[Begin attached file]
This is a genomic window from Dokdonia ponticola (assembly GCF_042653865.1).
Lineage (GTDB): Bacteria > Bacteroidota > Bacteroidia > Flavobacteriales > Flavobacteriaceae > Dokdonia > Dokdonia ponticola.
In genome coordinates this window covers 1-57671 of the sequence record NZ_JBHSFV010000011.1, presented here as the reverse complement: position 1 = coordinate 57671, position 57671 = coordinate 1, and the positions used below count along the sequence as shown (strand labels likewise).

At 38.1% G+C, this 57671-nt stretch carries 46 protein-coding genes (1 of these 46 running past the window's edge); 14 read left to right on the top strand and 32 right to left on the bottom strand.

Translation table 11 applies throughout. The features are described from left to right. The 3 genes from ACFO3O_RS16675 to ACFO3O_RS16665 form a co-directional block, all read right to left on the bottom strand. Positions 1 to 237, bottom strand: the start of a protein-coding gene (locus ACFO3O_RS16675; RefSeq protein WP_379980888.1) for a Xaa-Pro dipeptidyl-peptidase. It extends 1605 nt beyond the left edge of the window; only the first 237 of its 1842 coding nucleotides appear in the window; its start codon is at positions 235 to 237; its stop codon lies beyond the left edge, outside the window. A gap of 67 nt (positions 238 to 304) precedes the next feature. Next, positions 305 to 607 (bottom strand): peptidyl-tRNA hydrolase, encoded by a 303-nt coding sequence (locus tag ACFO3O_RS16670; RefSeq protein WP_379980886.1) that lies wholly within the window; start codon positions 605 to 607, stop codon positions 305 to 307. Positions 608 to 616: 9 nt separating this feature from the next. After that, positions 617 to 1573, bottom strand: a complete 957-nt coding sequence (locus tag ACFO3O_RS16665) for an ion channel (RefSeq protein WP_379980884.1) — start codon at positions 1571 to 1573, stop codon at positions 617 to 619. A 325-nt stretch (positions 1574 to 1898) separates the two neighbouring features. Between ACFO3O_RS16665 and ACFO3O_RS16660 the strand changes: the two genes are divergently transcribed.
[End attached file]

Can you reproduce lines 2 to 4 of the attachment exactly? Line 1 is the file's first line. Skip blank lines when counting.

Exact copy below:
Lineage (GTDB): Bacteria > Bacteroidota > Bacteroidia > Flavobacteriales > Flavobacteriaceae > Dokdonia > Dokdonia ponticola.
In genome coordinates this window covers 1-57671 of the sequence record NZ_JBHSFV010000011.1, presented here as the reverse complement: position 1 = coordinate 57671, position 57671 = coordinate 1, and the positions used below count along the sequence as shown (strand labels likewise).

At 38.1% G+C, this 57671-nt stretch carries 46 protein-coding genes (1 of these 46 running past the window's edge); 14 read left to right on the top strand and 32 right to left on the bottom strand.